DoubleDogFarm wrote:Miracle Grow. It's not needed for seed starting or potted plants.
Personally, I'm an organic gardener. I use MG potting soil for seed starting and containers where garden soil does not work.
I'm sorry if this is not pure enough, I can't see how it does great harm to my soil or the wider environment if my little pots that I start seeds in indoors have MG potting soil in them
rainbowgardener wrote:It's been discussed here a lot already. Here's a few threads to start you out:
http://www.helpfulgardener.com/forum/v ... row#139282
http://www.helpfulgardener.com/forum/v ... p?p=135584
http://www.helpfulgardener.com/forum/v ... row#104005
Personally, I'm an organic gardener. I use MG potting soil for seed starting and containers where garden soil does not work. But compost balances pH, improves the soil tilth and moisture holding, adds to and feeds the soil biology that ultimately feeds the plants, including microbes, fungi, earthworms and many others, offers a complete source of all micro and trace nutrients in forms plants can use ETC. MG does none of that.
sciencegal wrote:rainbowgardener wrote:... and never let them see a chemical again!
Well, except for a little hydrogen oxide now and then.
rainbowgardener wrote:Hydrogen dioxide? Otherwise known as H20?
Of course everything can ultimately be broken down into chemicals/ atoms and molecules. But I'm making a distinction between organic and inorganic chemistry and between naturally occurring substances and synthetics...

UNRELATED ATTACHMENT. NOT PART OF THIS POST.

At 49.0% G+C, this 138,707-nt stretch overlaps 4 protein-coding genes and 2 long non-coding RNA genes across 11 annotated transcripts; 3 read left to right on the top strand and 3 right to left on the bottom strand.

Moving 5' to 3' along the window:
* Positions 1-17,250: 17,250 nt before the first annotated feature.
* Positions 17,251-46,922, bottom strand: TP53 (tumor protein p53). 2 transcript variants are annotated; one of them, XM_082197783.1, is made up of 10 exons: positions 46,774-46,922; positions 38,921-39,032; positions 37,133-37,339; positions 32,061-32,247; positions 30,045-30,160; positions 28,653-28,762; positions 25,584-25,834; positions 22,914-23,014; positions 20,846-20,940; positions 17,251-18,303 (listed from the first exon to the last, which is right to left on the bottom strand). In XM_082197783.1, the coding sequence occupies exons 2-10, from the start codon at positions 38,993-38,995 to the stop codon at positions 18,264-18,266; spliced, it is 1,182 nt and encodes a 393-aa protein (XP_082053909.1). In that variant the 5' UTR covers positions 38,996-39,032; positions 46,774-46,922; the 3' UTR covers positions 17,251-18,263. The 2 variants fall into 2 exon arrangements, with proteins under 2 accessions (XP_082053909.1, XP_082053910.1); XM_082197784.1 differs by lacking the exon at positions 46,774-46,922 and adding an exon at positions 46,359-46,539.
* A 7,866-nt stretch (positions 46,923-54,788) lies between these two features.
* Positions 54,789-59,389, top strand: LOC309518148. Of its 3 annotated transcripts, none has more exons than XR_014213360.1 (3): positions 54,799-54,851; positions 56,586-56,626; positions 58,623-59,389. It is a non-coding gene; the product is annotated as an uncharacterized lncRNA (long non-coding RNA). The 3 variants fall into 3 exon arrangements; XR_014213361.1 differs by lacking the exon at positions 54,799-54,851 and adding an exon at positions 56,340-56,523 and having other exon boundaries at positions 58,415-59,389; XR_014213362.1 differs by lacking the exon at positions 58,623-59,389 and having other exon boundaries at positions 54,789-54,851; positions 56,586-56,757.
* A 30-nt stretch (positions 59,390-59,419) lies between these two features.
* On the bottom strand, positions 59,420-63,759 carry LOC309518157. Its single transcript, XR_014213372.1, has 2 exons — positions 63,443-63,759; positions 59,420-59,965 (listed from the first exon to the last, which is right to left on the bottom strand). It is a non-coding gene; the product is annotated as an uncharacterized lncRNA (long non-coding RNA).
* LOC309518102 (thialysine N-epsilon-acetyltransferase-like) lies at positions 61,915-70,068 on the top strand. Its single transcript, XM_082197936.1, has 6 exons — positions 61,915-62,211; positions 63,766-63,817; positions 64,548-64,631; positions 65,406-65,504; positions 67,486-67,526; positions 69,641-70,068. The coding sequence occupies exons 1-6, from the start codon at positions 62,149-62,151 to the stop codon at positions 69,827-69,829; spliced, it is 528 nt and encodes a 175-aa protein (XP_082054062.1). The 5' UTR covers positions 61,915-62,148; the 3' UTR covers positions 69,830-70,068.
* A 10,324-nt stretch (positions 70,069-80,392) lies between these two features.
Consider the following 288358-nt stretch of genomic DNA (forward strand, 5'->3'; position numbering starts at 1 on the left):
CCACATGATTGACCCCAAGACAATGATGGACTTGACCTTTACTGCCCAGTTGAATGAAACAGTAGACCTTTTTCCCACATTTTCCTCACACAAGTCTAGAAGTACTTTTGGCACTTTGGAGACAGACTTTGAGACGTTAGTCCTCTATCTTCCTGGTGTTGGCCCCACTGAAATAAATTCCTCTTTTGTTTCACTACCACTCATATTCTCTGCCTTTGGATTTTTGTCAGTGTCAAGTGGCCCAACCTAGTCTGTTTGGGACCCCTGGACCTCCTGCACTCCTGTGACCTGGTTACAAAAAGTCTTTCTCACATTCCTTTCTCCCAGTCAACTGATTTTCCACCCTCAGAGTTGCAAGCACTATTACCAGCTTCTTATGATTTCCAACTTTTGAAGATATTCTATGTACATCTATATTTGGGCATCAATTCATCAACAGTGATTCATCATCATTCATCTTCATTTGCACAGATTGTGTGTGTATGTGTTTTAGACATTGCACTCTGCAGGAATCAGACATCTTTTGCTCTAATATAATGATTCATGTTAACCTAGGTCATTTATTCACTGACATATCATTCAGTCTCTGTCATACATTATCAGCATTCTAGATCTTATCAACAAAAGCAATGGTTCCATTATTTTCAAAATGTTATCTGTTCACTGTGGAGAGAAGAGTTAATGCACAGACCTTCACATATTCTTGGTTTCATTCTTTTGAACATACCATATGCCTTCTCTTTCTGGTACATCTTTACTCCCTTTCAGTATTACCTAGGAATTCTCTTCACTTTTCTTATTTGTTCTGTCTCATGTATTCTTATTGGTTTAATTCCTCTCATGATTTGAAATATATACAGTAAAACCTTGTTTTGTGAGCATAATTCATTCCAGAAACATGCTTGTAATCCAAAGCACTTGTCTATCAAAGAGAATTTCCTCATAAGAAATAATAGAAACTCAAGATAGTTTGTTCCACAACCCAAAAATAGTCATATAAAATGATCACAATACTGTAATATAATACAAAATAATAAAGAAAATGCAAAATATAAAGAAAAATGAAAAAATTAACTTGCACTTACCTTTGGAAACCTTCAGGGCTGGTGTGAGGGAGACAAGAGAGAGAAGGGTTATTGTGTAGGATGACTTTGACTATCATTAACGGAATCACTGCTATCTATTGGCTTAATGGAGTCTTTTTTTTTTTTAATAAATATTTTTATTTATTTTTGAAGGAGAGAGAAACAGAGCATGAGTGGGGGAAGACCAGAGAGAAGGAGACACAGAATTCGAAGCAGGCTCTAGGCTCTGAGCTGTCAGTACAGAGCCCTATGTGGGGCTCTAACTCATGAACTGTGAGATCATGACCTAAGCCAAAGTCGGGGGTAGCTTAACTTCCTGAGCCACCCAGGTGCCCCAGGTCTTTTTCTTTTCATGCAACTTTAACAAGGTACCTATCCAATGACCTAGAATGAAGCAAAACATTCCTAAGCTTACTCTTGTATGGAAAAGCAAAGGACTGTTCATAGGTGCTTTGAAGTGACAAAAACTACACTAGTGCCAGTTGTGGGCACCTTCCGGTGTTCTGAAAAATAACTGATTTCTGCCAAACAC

GardenJester wrote:Last couple of years I used MG, but this year, I tried out organic methods. I haven't noticed much difference. which lead me to think MG is overrated. But if you have poor soil, MG might indeed make a difference.
petechapman wrote:I try to be as organic as I can...but pragmatic when it comes to pests and stuff.
I use my own compost - we have a horse and a couple of chickens so I am not short of manure! - but I will use chemicals when threatened by the dark side!
Some people can be a bit snobby about organic topics in my view. After all, at least you are out there helping cultivate and make beautiful!. You aren;t concreting the world with patio's and block paving all over the place.
So a bit of balance in my view. As organic as possible supported by a big of pragmatism.
garden5 wrote:DDF is right, you don't need it for seed-starting. I used regular dirt amended with some organic matter. Like one other poster said, they were not quite as big as the ones in the stores, but once in the ground they catch up fine.
Perhaps you don't understand the scale on which I do seed starting, 500 plants. I went through three of the giant bags of potting soil this winter/spring, the ones that are as tall as I am.... My city lot full of clay, I don't HAVE that much garden dirt lying around loose. Not to mention I don't bring garden dirt in the house without sterilizing it, because it brings bugs and stuff in with it. That would be a ton of dirt to run through my oven, stinking up the house. And of course it doesn't work as well.
Even DDF's suggestion of buy some organic alternative. I would if I could, but I only see them in small expensive bags.
I am a mostly organic garden, in fact I think I can safely say my actual garden/yard is entirely organic. But we do do all have to figure out what works for us and make whatever compromises make it work.
Don't take me to seriously, like a grain of salt.although I have always found that slugs like to commit suicide in a buried jam jar full of beer
I too, like to drown in a pint of beer.